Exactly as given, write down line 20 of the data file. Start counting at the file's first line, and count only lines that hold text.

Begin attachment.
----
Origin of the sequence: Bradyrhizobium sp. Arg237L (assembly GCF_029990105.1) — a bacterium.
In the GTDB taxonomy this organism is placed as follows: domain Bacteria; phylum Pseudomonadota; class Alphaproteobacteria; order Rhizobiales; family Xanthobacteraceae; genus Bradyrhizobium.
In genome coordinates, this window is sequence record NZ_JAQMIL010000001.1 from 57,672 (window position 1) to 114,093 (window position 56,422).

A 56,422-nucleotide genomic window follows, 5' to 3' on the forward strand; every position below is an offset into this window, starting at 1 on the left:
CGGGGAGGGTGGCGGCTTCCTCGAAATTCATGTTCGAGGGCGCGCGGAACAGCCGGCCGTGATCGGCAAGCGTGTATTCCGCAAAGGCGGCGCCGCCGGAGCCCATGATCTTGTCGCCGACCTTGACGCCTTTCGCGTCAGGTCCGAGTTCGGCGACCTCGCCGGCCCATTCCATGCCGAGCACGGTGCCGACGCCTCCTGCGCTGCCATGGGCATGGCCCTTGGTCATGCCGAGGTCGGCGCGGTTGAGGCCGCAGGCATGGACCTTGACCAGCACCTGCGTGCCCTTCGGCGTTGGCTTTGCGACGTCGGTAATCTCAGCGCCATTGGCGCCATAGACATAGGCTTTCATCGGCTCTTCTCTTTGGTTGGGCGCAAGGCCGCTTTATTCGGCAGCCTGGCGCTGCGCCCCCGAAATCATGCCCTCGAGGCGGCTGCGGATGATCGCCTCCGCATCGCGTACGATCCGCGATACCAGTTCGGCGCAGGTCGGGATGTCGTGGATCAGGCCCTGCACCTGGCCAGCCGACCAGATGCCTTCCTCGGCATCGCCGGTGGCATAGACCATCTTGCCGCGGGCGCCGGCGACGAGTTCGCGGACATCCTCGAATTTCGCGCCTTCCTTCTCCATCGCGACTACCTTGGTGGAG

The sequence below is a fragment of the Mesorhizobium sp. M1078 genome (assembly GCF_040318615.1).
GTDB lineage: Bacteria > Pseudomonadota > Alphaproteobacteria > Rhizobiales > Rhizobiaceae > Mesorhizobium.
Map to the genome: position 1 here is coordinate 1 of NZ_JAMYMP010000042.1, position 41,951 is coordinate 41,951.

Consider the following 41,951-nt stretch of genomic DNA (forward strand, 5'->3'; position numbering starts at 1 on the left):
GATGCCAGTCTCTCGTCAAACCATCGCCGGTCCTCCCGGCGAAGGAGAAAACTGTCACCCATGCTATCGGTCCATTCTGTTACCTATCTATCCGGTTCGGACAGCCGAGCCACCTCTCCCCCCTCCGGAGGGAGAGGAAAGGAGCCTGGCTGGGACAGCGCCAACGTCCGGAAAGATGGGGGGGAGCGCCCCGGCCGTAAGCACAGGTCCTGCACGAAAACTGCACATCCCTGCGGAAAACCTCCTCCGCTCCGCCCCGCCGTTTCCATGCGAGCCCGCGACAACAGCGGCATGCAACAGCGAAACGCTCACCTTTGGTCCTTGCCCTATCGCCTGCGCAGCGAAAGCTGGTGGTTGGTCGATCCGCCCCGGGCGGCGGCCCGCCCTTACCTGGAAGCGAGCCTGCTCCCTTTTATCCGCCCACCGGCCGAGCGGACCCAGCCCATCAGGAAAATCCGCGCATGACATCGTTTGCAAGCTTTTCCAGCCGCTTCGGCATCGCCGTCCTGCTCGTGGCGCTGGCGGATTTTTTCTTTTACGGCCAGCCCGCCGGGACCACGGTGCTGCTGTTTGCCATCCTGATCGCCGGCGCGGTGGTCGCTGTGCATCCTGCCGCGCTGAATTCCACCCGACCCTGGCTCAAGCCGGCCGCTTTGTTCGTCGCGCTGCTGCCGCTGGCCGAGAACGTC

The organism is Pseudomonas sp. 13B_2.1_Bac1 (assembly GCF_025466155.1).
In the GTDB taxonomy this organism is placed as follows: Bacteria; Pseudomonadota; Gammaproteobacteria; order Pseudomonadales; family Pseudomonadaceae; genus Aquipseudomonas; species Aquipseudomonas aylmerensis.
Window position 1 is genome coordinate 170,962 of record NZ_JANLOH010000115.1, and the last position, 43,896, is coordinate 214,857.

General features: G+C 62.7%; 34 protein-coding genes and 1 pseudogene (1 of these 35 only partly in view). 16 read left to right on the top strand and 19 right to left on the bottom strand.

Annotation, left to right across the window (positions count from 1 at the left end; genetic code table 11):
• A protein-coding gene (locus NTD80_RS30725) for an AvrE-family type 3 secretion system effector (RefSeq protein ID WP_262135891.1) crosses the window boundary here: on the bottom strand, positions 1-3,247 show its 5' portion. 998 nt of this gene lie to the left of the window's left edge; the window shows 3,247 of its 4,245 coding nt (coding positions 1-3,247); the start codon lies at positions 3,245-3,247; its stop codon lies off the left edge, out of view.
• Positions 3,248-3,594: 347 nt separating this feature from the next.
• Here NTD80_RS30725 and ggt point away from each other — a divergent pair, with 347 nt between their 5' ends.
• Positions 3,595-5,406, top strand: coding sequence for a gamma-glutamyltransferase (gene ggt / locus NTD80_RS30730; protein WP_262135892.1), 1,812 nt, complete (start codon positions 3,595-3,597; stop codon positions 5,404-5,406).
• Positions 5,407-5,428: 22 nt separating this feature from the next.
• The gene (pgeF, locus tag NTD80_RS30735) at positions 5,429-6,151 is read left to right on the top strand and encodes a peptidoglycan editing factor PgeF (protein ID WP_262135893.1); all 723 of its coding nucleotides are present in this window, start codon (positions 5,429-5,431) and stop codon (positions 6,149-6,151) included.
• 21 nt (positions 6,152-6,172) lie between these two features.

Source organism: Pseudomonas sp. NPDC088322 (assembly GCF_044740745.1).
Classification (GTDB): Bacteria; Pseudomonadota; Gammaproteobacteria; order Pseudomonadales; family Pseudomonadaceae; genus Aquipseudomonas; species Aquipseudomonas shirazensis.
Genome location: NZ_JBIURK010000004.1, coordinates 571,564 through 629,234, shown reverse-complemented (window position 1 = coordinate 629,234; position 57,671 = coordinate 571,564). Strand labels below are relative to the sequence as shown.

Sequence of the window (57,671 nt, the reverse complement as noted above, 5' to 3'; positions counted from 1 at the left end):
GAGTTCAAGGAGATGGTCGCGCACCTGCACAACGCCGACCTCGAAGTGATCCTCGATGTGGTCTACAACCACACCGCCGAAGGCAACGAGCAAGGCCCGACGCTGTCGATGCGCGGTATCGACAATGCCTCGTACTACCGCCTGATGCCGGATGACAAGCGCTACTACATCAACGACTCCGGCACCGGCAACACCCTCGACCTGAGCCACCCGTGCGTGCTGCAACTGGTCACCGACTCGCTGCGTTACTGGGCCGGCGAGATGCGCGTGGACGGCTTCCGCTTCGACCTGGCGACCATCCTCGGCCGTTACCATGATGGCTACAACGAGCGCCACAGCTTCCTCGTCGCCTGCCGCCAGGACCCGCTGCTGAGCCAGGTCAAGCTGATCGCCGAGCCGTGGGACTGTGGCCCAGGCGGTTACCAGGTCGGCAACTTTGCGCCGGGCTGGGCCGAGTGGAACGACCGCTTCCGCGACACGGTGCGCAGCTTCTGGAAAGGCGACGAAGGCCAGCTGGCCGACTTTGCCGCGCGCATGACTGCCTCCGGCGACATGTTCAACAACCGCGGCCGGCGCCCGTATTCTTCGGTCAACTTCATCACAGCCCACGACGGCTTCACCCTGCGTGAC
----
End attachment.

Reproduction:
• Positions 5,407-5,428: 22 nt separating this feature from the next.